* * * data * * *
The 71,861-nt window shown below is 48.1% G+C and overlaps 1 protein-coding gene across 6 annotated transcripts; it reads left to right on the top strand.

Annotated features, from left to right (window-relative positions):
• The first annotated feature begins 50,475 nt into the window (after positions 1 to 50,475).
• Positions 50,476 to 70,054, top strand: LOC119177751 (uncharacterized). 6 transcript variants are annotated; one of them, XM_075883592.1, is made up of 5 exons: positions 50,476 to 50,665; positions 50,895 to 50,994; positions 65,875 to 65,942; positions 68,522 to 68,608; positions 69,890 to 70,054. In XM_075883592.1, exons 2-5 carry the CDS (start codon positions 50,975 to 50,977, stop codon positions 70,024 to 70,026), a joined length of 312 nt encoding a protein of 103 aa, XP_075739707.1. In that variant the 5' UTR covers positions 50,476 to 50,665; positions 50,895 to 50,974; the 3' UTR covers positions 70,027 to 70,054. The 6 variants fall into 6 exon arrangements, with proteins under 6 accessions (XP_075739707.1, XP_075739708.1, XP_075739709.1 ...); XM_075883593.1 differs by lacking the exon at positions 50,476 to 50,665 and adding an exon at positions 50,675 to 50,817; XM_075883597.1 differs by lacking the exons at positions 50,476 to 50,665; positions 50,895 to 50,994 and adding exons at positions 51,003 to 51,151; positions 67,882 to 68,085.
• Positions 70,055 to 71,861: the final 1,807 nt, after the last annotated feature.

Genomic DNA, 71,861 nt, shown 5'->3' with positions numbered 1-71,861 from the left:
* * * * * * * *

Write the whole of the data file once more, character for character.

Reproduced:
The 71,861-nt window shown below is 48.1% G+C and overlaps 1 protein-coding gene across 6 annotated transcripts; it reads left to right on the top strand.

Annotated features, from left to right (window-relative positions):
• The first annotated feature begins 50,475 nt into the window (after positions 1 to 50,475).
• Positions 50,476 to 70,054, top strand: LOC119177751 (uncharacterized). 6 transcript variants are annotated; one of them, XM_075883592.1, is made up of 5 exons: positions 50,476 to 50,665; positions 50,895 to 50,994; positions 65,875 to 65,942; positions 68,522 to 68,608; positions 69,890 to 70,054. In XM_075883592.1, exons 2-5 carry the CDS (start codon positions 50,975 to 50,977, stop codon positions 70,024 to 70,026), a joined length of 312 nt encoding a protein of 103 aa, XP_075739707.1. In that variant the 5' UTR covers positions 50,476 to 50,665; positions 50,895 to 50,974; the 3' UTR covers positions 70,027 to 70,054. The 6 variants fall into 6 exon arrangements, with proteins under 6 accessions (XP_075739707.1, XP_075739708.1, XP_075739709.1 ...); XM_075883593.1 differs by lacking the exon at positions 50,476 to 50,665 and adding an exon at positions 50,675 to 50,817; XM_075883597.1 differs by lacking the exons at positions 50,476 to 50,665; positions 50,895 to 50,994 and adding exons at positions 51,003 to 51,151; positions 67,882 to 68,085.
• Positions 70,055 to 71,861: the final 1,807 nt, after the last annotated feature.

Genomic DNA, 71,861 nt, shown 5'->3' with positions numbered 1-71,861 from the left: